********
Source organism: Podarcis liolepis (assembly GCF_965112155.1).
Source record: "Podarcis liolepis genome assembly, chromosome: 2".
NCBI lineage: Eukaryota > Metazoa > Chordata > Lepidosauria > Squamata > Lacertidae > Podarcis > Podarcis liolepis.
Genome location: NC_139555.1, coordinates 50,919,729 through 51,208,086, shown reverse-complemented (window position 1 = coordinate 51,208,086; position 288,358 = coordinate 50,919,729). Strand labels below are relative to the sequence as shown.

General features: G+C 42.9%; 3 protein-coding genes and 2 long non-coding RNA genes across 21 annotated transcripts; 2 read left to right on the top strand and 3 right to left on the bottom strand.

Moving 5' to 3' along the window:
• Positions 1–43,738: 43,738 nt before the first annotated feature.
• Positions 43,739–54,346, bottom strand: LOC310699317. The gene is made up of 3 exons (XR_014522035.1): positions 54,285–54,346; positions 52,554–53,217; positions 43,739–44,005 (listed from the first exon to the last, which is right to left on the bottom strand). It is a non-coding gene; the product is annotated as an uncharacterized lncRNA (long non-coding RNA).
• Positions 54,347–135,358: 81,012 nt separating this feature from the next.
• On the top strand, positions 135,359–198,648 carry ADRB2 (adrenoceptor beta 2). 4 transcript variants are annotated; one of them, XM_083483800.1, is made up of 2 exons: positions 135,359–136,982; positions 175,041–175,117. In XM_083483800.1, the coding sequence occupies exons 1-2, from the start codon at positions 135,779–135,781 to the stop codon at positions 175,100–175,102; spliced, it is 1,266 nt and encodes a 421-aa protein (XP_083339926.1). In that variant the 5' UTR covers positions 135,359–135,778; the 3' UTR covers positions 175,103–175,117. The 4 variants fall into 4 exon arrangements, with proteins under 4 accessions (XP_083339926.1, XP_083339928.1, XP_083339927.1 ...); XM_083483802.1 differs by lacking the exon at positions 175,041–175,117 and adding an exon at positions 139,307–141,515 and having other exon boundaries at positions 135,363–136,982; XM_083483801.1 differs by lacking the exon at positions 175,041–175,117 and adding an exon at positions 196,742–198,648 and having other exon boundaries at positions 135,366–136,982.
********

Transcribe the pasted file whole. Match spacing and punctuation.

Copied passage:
Source organism: Podarcis liolepis (assembly GCF_965112155.1).
Source record: "Podarcis liolepis genome assembly, chromosome: 2".
NCBI lineage: Eukaryota > Metazoa > Chordata > Lepidosauria > Squamata > Lacertidae > Podarcis > Podarcis liolepis.
Genome location: NC_139555.1, coordinates 50,919,729 through 51,208,086, shown reverse-complemented (window position 1 = coordinate 51,208,086; position 288,358 = coordinate 50,919,729). Strand labels below are relative to the sequence as shown.

General features: G+C 42.9%; 3 protein-coding genes and 2 long non-coding RNA genes across 21 annotated transcripts; 2 read left to right on the top strand and 3 right to left on the bottom strand.

Moving 5' to 3' along the window:
• Positions 1–43,738: 43,738 nt before the first annotated feature.
• Positions 43,739–54,346, bottom strand: LOC310699317. The gene is made up of 3 exons (XR_014522035.1): positions 54,285–54,346; positions 52,554–53,217; positions 43,739–44,005 (listed from the first exon to the last, which is right to left on the bottom strand). It is a non-coding gene; the product is annotated as an uncharacterized lncRNA (long non-coding RNA).
• Positions 54,347–135,358: 81,012 nt separating this feature from the next.
• On the top strand, positions 135,359–198,648 carry ADRB2 (adrenoceptor beta 2). 4 transcript variants are annotated; one of them, XM_083483800.1, is made up of 2 exons: positions 135,359–136,982; positions 175,041–175,117. In XM_083483800.1, the coding sequence occupies exons 1-2, from the start codon at positions 135,779–135,781 to the stop codon at positions 175,100–175,102; spliced, it is 1,266 nt and encodes a 421-aa protein (XP_083339926.1). In that variant the 5' UTR covers positions 135,359–135,778; the 3' UTR covers positions 175,103–175,117. The 4 variants fall into 4 exon arrangements, with proteins under 4 accessions (XP_083339926.1, XP_083339928.1, XP_083339927.1 ...); XM_083483802.1 differs by lacking the exon at positions 175,041–175,117 and adding an exon at positions 139,307–141,515 and having other exon boundaries at positions 135,363–136,982; XM_083483801.1 differs by lacking the exon at positions 175,041–175,117 and adding an exon at positions 196,742–198,648 and having other exon boundaries at positions 135,366–136,982.